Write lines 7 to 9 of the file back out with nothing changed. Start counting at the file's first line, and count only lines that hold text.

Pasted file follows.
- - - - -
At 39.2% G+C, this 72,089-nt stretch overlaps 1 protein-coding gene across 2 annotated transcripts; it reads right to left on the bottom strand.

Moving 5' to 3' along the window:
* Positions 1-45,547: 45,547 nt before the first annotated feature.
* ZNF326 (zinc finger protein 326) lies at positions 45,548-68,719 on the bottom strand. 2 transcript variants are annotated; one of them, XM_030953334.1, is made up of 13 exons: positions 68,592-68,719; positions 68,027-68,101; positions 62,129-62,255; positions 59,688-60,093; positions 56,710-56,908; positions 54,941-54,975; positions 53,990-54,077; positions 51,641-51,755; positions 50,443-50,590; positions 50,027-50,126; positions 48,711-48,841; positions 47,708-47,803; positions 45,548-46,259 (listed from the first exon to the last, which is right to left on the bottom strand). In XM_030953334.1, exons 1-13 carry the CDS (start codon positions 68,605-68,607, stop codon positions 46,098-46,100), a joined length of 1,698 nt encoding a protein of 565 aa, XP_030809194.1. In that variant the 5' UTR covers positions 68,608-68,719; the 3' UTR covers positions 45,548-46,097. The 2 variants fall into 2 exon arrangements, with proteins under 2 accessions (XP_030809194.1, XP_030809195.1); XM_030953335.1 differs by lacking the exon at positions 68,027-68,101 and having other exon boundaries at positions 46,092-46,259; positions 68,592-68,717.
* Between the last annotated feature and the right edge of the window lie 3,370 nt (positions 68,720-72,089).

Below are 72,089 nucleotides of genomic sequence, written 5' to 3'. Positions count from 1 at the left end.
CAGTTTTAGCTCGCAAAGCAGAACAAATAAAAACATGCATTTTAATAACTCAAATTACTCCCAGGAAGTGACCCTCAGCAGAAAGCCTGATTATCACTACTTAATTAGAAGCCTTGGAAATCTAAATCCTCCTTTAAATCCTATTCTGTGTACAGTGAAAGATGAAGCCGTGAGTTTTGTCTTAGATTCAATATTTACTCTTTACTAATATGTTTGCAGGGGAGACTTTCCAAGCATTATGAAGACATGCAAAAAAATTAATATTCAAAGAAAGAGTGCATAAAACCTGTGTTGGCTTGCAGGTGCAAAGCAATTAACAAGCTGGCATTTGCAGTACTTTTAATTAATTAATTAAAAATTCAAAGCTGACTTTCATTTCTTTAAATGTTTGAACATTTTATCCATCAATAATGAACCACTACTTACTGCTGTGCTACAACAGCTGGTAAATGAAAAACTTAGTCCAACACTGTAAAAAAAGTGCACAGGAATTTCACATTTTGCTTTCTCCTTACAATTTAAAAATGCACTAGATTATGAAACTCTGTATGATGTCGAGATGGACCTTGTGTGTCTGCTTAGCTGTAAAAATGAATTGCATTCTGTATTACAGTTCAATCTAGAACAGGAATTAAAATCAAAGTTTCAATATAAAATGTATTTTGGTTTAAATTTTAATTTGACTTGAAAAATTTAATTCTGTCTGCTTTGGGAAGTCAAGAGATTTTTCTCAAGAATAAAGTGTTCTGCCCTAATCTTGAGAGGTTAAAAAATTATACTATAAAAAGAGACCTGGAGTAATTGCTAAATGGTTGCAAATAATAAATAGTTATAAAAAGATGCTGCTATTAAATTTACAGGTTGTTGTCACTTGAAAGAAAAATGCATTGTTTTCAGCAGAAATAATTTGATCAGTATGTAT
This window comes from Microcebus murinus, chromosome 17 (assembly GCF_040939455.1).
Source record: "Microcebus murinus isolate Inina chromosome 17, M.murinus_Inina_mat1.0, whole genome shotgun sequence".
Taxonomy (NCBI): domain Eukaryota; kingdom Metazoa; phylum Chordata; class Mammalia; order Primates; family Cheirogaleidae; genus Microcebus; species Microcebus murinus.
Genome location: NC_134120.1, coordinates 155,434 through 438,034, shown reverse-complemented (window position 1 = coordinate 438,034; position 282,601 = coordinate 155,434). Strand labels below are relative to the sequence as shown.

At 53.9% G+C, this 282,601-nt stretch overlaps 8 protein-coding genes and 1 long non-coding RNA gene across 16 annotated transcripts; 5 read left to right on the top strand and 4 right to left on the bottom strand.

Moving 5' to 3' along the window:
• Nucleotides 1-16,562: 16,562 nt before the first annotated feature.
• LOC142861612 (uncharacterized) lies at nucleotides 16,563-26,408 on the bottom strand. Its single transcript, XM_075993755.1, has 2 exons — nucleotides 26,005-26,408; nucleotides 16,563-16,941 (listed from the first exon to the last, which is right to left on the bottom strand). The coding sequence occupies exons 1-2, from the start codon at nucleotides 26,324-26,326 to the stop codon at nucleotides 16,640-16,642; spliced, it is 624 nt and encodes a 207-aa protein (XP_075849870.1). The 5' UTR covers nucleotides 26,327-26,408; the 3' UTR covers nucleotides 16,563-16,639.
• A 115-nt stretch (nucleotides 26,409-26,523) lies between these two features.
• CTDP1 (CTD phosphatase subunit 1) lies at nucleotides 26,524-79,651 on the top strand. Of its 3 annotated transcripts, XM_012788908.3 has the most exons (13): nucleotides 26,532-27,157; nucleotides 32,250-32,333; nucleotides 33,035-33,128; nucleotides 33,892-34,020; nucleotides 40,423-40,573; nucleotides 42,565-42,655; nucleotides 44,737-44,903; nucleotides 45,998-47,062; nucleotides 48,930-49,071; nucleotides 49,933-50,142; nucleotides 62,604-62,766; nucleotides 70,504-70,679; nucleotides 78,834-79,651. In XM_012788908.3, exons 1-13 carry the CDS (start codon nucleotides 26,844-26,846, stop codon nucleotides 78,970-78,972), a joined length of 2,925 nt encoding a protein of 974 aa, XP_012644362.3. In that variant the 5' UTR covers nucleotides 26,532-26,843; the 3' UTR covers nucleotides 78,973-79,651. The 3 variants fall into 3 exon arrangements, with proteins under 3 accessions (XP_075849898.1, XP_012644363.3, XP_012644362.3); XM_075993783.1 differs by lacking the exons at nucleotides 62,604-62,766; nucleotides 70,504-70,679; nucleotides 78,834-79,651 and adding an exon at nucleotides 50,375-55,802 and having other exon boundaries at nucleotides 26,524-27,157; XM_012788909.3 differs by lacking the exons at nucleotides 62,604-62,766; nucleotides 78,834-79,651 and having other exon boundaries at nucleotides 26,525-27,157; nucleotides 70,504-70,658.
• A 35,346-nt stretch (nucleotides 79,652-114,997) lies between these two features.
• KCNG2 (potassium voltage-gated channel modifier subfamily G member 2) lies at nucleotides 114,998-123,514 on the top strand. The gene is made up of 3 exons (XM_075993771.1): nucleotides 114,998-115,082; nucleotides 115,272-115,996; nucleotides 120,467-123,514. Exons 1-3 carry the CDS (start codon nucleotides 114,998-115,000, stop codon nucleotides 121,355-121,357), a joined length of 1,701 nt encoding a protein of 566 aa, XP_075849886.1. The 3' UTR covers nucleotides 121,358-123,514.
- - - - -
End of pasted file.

CAGTTTTAGCTCGCAAAGCAGAACAAATAAAAACATGCATTTTAATAACTCAAATTACTCCCAGGAAGTGACCCTCAGCAGAAAGCCTGATTATCACTACTTAATTAGAAGCCTTGGAAATCTAAATCCTCCTTTAAATCCTATTCTGTGTACAGTGAAAGATGAAGCCGTGAGTTTTGTCTTAGATTCAATATTTACTCTTTACTAATATGTTTGCAGGGGAGACTTTCCAAGCATTATGAAGACATGCAAAAAAATTAATATTCAAAGAAAGAGTGCATAAAACCTGTGTTGGCTTGCAGGTGCAAAGCAATTAACAAGCTGGCATTTGCAGTACTTTTAATTAATTAATTAAAAATTCAAAGCTGACTTTCATTTCTTTAAATGTTTGAACATTTTATCCATCAATAATGAACCACTACTTACTGCTGTGCTACAACAGCTGGTAAATGAAAAACTTAGTCCAACACTGTAAAAAAAGTGCACAGGAATTTCACATTTTGCTTTCTCCTTACAATTTAAAAATGCACTAGATTATGAAACTCTGTATGATGTCGAGATGGACCTTGTGTGTCTGCTTAGCTGTAAAAATGAATTGCATTCTGTATTACAGTTCAATCTAGAACAGGAATTAAAATCAAAGTTTCAATATAAAATGTATTTTGGTTTAAATTTTAATTTGACTTGAAAAATTTAATTCTGTCTGCTTTGGGAAGTCAAGAGATTTTTCTCAAGAATAAAGTGTTCTGCCCTAATCTTGAGAGGTTAAAAAATTATACTATAAAAAGAGACCTGGAGTAATTGCTAAATGGTTGCAAATAATAAATAGTTATAAAAAGATGCTGCTATTAAATTTACAGGTTGTTGTCACTTGAAAGAAAAATGCATTGTTTTCAGCAGAAATAATTTGATCAGTATGTAT
This window comes from Microcebus murinus, chromosome 17 (assembly GCF_040939455.1).
Source record: "Microcebus murinus isolate Inina chromosome 17, M.murinus_Inina_mat1.0, whole genome shotgun sequence".